Eliminating conflicts of interest in Congress

Sherrod Brown
Sometimes, it’s no wonder that Americans have lost faith in Congress. Last year, a groundbreaking report by 60 Minutes found that some Members of Congress may be using insider information—acquired through their official duties—to enrich their stock holdings.

Members of Congress should not have a different set of rules—they should be treated the same as everyone else. Public servants should not obtain financial benefits as a result of the votes they cast or the issues they work on.

Last week, the Senate passed the Stop Trading on Congressional Knowledge (STOCK) Act, which clarifies that insider-trading laws apply to Members of Congress as they do to people in the rest of the country. The STOCK Act is a common sense, bipartisan measure that prohibits insider trading by Members of Congress and their staff. It also improves transparency by strengthening disclosure laws so that Members of Congress must report within 30 days when they buy or sell stocks or bonds.

I encourage the House of Representatives to pass the STOCK Act and send it to President Obama so he can sign it into law.

But the STOCK Act represents only the first in a series of actions that we can take to clean up Washington. The STOCK Act really only deals with insider trading—and that’s only a small part of Washington’s problem.

I want to see us go further. Why should senators vote on issues that affect the oil industry while owning oil company stock—or vote on issues that affect prescription drugs when they own stock in pharmaceutical companies? The concept is simple: senators should not be voting on issues that affect their financial investments.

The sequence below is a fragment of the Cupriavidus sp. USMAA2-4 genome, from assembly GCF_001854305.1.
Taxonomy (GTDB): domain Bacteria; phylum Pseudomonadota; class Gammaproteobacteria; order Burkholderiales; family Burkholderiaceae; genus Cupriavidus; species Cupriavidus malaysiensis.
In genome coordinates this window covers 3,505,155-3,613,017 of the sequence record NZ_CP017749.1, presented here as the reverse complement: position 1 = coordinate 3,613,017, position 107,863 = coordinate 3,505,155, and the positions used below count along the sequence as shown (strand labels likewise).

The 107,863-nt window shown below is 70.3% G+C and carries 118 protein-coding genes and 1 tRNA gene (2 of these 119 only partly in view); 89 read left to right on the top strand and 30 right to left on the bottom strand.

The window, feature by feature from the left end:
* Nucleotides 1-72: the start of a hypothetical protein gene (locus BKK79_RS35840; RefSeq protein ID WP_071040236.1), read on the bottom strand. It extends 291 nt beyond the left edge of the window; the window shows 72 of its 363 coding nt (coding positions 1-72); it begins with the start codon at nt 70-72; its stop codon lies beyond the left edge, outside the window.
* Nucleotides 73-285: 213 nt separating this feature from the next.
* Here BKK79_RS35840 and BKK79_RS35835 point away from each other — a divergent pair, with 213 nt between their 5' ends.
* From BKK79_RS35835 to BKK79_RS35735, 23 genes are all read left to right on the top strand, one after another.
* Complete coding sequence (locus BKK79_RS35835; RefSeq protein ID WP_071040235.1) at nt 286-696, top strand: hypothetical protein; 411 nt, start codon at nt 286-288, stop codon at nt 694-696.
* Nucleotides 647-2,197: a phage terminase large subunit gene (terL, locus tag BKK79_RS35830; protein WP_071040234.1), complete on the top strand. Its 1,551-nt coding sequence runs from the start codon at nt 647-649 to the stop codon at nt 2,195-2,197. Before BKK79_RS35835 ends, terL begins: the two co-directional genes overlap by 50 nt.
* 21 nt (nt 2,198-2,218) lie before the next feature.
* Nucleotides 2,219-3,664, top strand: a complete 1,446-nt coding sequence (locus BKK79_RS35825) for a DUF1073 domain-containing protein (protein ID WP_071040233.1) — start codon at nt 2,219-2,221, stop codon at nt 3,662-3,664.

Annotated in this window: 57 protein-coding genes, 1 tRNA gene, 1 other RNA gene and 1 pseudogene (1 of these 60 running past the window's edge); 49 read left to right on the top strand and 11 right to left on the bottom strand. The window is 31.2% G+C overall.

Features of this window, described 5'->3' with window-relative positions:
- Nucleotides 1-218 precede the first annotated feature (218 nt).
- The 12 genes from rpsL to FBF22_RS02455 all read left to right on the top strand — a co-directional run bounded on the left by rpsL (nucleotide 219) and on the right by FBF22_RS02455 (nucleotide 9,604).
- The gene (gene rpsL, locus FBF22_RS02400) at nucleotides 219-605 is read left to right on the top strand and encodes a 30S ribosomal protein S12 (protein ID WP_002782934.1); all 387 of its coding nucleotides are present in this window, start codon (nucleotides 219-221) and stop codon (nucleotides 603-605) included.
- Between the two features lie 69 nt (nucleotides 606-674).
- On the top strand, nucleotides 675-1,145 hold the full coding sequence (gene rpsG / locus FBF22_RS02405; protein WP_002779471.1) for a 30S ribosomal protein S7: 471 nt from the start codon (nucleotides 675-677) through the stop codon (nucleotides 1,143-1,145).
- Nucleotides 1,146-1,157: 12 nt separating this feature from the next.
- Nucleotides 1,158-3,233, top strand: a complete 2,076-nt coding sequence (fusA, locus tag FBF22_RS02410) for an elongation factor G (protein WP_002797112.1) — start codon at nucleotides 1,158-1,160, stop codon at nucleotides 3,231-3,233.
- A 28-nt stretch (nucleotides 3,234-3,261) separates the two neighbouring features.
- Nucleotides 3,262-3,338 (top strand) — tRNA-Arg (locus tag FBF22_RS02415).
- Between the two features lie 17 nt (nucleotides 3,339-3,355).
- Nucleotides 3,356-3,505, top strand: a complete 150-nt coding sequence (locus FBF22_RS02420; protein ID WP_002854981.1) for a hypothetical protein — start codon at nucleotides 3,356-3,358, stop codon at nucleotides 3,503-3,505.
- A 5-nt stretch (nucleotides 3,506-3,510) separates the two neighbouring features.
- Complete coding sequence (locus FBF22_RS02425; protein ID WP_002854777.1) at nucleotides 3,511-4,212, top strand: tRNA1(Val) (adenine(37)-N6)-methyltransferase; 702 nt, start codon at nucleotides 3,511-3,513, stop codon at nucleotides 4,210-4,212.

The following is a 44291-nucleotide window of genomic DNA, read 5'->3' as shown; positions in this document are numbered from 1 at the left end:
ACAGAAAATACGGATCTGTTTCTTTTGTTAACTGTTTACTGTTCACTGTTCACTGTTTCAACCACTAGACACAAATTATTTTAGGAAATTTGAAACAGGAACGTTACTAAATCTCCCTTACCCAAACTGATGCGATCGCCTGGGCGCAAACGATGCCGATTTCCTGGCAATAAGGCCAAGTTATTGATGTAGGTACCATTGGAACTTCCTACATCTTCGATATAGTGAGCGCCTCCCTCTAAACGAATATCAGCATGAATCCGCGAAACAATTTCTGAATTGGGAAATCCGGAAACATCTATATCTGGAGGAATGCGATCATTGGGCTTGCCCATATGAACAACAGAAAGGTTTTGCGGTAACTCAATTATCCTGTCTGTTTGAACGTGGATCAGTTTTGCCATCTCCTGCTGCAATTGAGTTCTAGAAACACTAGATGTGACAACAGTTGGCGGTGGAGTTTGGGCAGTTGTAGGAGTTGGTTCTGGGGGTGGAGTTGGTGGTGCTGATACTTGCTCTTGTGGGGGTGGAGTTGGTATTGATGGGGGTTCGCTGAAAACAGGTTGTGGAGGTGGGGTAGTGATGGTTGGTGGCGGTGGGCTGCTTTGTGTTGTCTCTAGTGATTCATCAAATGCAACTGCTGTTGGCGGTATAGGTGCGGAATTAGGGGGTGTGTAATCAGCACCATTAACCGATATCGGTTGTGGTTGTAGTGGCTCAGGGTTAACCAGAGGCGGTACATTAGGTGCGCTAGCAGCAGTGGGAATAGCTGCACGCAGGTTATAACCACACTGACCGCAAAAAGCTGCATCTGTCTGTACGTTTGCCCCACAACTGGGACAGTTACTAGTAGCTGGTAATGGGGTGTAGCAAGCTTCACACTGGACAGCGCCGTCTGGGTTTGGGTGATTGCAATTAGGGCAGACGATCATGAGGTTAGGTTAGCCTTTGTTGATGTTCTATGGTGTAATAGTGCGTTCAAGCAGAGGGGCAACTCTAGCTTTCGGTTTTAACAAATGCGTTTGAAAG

Right now, committees like the Senate Armed Services Committee (SASC) require that staff members, their spouses, and dependents divest themselves of any stock in companies doing business with the Department of Defense and the Department of Energy. Federal regulations and federal criminal law also prohibit Executive Branch employees, their spouses, and children from owning stock in companies that they regulate. However, that prohibition is not extended to Members of Congress—the same ones who make laws that affect publicly-traded companies. That’s not right.

That’s why I authored and introduced the Putting the People’s Interests First Act, which would require that Members of Congress divest themselves from their stock holdings. It would extend to Senators the conflict of interest rules that currently apply to committee staff and executive branch officials. Members of the Senate should hold themselves to the same standard that they require of others.

Under my legislation, Members of the Senate and their staff would be prohibited from owning individual stock in companies affected by their official duties. The only investments Senators would be able to have are ones managed by others— in blind trusts or broad-based mutual funds. Members would still be permitted to keep ownership interests in their family farm or small business.

While this bill won’t win me any popularity contests with my colleagues, I believe that it’s the right thing to do. The trust that the American people have in Congress is at an all-time low. Members of the House and the Senate must demonstrate to the public that their focus is on rebuilding the economy, not their stock portfolios.

Support for this concept runs across party lines. When asked about the requirement to divest, President George W. Bush’s Deputy Secretary of Defense, Gordon England said: “I think Congress should live by the rules they impose on other people.” Former Defense Secretary William J. Perry, who served under President Bill Clinton, said that divesting his holdings prior to becoming Secretary of Defense: “was very painful, but I do not disagree with the importance of doing this. The potential for corruption is very high. It keeps our government clean.”

Earlier this month, President Obama said in his State of the Union address: “Let’s limit any elected official from owning stocks in industries they impact.”

I agree—and that’s why I wrote the Putting the People’s Interests First Act.

Public service is a privilege— there’s no reason that Members of Congress need to buy and sell stocks in multi-million dollar portfolios. I’ve called on my fellow Senators to join me in implementing these common-sense ethical regulations.

This is one small step that Congress can take to restore the American people’s trust in their elected officials.

Sherrod Brown is a United States Senator from Ohio.